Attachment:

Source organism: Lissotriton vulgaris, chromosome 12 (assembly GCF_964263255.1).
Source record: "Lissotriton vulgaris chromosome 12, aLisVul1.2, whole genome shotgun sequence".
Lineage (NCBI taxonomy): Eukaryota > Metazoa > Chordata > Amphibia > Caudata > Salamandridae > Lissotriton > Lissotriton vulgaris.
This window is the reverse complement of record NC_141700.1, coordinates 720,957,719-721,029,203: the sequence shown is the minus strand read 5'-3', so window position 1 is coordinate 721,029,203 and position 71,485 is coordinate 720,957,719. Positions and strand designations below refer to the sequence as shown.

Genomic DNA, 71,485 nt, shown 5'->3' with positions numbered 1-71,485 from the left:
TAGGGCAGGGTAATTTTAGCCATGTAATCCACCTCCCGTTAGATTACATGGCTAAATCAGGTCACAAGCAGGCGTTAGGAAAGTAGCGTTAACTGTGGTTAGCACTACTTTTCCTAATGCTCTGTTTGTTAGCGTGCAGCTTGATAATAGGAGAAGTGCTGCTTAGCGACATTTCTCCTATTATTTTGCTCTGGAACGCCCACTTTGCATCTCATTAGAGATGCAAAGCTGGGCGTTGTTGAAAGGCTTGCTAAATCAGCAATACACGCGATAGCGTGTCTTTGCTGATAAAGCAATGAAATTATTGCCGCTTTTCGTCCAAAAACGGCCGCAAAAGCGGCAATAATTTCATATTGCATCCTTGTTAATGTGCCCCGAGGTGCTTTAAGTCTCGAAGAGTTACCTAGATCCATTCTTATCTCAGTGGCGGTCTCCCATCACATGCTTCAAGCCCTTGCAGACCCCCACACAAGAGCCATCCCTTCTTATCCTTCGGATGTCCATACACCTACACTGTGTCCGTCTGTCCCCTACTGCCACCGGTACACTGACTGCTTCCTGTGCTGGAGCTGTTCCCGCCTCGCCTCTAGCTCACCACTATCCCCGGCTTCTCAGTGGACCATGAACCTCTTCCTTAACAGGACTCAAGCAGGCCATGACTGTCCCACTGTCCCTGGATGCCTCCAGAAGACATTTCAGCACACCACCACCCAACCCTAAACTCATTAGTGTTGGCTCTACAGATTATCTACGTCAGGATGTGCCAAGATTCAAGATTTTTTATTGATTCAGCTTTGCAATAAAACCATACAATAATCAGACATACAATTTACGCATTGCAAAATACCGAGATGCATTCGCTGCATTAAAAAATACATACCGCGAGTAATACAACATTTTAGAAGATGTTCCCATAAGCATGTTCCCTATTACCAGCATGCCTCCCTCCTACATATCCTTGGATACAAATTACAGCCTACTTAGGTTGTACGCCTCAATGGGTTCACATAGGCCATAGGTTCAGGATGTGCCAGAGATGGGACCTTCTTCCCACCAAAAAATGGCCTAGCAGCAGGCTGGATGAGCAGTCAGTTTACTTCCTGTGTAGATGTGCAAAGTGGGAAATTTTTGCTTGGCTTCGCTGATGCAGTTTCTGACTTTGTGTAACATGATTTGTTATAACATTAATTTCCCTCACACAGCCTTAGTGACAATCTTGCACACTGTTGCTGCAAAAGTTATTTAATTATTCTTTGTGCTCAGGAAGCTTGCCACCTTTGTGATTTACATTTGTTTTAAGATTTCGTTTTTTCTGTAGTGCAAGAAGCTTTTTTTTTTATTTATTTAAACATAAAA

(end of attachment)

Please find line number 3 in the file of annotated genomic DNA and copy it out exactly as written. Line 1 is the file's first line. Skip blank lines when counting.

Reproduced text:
Lineage (NCBI taxonomy): Eukaryota > Metazoa > Chordata > Amphibia > Caudata > Salamandridae > Lissotriton > Lissotriton vulgaris.